European Data Protection Supervisor orders Europol to erase data concerning individuals with no established link to a criminal activity

On 3 January 2022, the European Data Protection Supervisor (EDPS) notified Europol of an order to delete data concerning individuals with no established link to a criminal activity (Data Subject Categorisation). This Decision concludes the EDPS’ inquiry launched in 2019.

In the context of its inquiry, the EDPS admonished Europol in September 2020 for the continued storage of large volumes of data with no Data Subject Categorisation, which poses a risk to individuals’ fundamental rights. While some measures have been put in place by Europol since then, Europol has not complied with the EDPS’ requests to define an appropriate data retention period to filter and to extract the personal data permitted for analysis under the Europol Regulation. This means that Europol was keeping this data for longer than necessary, contrary to the principles of data minimisation and storage limitation, enshrined in the Europol Regulation.  

In light of the above, the EDPS has decided to use its corrective powers and to impose a 6-month retention period (to filter and to extract the personal data). Datasets older than 6 months that have not undergone this Data Subject Categorisation must be erased. This means that Europol will no longer be permitted to retain data about people who have not been linked to a crime or a criminal activity for long periods with no set deadline. The EDPS has granted a 12-month period for Europol to comply with the Decision for the datasets already received before this decision was notified to Europol.

Wojciech Wiewiórowski, EDPS, said: “Europol has dealt with several of the data protection risks identified in the EDPS’ initial inquiry. However, there has been no significant progress to address the core concern that Europol continually stores personal data about individuals when it has not established that the processing complies with the limits laid down in the Europol Regulation. Such collection and processing of data may amount to a huge volume of information, the precise content of which is often unknown to Europol until the moment it is analysed and extracted - a process often lasting years. A 6-month period for pre-analysis and filtering of large datasets should enable Europol to meet the operational demands of EU Member States relying on Europol for technical and analytical support, while minimising the risks to individuals’ rights and freedoms. Furthermore, understanding the operational needs of Europol and the amount of data collected so far, I have decided to grant Europol a period of 12 months to ensure compliance with the Decision for the datasets already in Europol’s possession.”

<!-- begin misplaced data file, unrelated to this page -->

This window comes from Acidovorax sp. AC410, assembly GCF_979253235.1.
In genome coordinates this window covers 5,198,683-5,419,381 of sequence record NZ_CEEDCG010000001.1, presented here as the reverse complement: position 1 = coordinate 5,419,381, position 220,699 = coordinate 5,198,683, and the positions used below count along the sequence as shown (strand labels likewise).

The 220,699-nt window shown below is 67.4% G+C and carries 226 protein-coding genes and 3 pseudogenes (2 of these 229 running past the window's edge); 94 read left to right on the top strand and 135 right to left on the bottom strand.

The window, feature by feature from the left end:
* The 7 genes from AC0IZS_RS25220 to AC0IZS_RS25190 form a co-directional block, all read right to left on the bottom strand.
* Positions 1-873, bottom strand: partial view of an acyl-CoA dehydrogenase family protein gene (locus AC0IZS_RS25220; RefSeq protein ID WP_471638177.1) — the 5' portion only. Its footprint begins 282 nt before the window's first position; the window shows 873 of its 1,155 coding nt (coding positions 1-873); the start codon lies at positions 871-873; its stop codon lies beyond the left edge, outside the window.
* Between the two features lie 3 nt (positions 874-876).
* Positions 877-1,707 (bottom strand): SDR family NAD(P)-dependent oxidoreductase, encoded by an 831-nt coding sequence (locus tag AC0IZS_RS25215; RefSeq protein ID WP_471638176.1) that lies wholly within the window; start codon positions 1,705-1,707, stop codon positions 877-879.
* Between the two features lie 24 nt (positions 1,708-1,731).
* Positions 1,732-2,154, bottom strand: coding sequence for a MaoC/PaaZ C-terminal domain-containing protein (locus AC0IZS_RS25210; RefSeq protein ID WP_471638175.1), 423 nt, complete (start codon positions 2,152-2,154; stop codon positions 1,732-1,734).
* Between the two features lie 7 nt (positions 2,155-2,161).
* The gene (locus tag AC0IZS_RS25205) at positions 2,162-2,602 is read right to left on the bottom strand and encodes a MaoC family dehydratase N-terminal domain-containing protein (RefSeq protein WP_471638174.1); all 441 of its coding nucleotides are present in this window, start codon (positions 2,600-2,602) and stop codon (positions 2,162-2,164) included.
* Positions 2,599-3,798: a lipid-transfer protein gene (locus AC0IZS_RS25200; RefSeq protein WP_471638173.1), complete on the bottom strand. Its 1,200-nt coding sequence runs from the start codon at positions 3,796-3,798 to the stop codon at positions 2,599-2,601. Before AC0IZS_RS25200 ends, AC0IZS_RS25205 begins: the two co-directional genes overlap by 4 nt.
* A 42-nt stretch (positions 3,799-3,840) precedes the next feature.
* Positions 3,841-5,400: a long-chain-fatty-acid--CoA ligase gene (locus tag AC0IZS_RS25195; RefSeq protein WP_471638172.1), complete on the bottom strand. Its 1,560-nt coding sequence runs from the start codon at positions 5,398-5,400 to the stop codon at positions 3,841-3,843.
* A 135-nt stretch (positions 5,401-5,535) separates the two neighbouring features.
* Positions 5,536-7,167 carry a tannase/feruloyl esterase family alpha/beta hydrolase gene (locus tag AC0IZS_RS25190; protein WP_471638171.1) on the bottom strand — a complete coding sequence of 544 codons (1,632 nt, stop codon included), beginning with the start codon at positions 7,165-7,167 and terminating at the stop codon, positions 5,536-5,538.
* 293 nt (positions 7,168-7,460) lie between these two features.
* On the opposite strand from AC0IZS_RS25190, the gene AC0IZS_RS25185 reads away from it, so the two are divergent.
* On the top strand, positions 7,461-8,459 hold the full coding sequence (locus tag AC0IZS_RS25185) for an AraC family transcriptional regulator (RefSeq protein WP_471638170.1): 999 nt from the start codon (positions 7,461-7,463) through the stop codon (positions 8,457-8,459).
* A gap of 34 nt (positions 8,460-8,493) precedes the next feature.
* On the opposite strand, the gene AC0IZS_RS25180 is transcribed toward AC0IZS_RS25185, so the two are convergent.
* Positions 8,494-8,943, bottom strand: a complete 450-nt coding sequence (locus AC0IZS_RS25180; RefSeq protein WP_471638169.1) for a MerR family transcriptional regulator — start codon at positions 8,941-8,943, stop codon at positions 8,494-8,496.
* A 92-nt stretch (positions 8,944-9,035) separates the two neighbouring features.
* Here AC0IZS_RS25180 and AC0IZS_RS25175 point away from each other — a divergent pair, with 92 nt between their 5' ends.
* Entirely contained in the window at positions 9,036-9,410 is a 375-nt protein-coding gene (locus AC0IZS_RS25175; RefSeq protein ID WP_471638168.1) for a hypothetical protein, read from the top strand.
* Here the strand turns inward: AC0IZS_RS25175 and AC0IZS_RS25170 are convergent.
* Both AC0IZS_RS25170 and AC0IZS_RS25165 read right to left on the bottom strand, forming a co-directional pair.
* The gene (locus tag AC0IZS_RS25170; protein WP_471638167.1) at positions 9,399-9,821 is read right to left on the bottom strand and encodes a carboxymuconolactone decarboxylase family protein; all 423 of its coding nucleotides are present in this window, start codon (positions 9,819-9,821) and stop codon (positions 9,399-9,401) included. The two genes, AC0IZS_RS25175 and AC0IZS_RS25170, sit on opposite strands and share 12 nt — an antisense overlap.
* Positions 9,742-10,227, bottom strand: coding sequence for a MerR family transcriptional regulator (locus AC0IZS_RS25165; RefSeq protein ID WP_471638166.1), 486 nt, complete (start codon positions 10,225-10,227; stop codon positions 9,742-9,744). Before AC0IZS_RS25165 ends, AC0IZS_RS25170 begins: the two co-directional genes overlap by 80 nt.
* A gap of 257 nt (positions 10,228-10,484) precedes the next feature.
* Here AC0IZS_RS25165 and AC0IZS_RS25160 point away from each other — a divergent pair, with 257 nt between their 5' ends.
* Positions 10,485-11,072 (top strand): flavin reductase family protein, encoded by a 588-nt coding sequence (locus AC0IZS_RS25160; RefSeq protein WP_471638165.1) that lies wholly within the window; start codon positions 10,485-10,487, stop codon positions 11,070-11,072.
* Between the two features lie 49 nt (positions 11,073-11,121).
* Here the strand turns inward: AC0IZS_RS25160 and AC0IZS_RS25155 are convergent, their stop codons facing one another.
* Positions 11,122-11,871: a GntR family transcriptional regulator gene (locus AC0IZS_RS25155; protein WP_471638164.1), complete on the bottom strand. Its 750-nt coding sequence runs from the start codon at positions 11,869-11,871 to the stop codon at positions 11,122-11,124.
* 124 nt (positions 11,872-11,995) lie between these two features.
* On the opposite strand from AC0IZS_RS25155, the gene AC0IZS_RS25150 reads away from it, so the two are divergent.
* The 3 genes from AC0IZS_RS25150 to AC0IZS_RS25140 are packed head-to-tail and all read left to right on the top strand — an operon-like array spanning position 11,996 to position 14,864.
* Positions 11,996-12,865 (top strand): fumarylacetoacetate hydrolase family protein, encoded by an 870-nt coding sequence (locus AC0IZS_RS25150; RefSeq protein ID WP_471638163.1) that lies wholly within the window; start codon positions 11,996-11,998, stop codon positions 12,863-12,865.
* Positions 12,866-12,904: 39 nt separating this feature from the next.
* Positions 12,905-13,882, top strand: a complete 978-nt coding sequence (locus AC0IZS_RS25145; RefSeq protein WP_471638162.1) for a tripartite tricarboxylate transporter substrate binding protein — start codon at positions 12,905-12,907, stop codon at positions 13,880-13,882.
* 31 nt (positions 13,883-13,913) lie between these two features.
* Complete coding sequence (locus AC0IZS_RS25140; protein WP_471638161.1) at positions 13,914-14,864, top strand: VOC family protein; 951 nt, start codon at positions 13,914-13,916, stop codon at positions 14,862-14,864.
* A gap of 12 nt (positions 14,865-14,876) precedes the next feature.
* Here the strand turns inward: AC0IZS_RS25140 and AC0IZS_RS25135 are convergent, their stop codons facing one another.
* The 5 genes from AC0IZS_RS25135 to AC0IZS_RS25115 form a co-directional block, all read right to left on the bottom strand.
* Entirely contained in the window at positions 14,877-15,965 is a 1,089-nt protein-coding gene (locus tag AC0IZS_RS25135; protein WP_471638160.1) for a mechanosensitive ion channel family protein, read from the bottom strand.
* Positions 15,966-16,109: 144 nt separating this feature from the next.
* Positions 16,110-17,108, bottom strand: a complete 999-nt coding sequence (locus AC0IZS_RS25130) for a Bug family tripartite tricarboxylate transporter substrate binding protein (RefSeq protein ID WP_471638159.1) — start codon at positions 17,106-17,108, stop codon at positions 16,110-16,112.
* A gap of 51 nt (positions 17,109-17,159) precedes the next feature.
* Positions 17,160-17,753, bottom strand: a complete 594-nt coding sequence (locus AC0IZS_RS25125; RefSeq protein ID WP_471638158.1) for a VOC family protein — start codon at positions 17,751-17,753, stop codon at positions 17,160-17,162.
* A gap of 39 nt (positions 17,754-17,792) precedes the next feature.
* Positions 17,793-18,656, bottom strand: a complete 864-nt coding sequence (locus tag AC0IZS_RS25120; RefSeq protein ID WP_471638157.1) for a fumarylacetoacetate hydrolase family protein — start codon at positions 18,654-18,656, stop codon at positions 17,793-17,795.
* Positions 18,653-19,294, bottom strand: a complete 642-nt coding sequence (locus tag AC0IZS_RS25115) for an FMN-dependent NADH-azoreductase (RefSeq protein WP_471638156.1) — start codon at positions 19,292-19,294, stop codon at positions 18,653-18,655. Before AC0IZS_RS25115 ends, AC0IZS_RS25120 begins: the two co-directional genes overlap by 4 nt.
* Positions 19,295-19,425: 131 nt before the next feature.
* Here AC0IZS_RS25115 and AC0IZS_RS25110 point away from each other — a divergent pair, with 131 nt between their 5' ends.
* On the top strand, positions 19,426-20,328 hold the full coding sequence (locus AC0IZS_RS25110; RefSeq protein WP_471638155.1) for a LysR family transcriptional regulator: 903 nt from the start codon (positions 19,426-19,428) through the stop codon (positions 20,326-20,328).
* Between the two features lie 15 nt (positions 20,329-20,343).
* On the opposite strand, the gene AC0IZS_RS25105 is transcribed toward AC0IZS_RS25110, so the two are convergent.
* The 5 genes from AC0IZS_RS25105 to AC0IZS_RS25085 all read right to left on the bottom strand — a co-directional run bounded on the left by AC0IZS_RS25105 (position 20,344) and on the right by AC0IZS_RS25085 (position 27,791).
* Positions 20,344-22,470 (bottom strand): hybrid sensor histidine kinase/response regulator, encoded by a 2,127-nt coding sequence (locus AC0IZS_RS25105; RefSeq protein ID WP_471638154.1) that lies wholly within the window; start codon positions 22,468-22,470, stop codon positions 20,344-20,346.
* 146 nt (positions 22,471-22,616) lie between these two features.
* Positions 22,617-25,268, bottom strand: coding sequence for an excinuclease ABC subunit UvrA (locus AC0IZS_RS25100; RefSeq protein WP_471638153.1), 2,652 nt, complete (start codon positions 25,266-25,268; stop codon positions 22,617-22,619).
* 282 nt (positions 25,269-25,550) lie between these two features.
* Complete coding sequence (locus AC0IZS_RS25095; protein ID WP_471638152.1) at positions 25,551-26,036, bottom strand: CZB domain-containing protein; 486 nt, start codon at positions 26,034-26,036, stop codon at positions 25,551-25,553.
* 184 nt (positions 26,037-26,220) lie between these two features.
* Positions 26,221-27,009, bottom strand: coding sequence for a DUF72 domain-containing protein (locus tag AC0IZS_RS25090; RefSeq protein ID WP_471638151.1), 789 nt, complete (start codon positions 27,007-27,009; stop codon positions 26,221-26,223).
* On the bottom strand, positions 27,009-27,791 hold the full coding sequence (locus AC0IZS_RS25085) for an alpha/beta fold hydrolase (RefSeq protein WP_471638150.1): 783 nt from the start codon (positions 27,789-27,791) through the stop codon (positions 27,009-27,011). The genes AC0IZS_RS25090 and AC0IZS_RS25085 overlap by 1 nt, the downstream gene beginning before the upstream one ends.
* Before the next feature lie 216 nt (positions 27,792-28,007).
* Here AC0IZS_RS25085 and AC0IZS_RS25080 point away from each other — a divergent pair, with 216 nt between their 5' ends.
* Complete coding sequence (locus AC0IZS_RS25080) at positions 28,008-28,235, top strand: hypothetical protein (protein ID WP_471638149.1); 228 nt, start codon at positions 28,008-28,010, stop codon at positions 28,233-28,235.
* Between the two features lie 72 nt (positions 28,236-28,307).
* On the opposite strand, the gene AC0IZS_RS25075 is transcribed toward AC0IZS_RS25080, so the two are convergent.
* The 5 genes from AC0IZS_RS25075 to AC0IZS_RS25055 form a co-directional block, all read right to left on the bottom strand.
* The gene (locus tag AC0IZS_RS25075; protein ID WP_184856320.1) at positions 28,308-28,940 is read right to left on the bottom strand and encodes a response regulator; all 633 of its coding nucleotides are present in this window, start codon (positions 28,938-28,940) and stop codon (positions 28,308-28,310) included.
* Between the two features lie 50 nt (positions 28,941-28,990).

The EDPS is confident that the order will ensure Europol’s compliance with its obligations under the Europol Regulation while maintaining its operational capabilities.

For more information, read the EDPS Decision and the "Frequently Asked Questions" document on the EDPS website. 

(edps.europa.eu / freepik.com)

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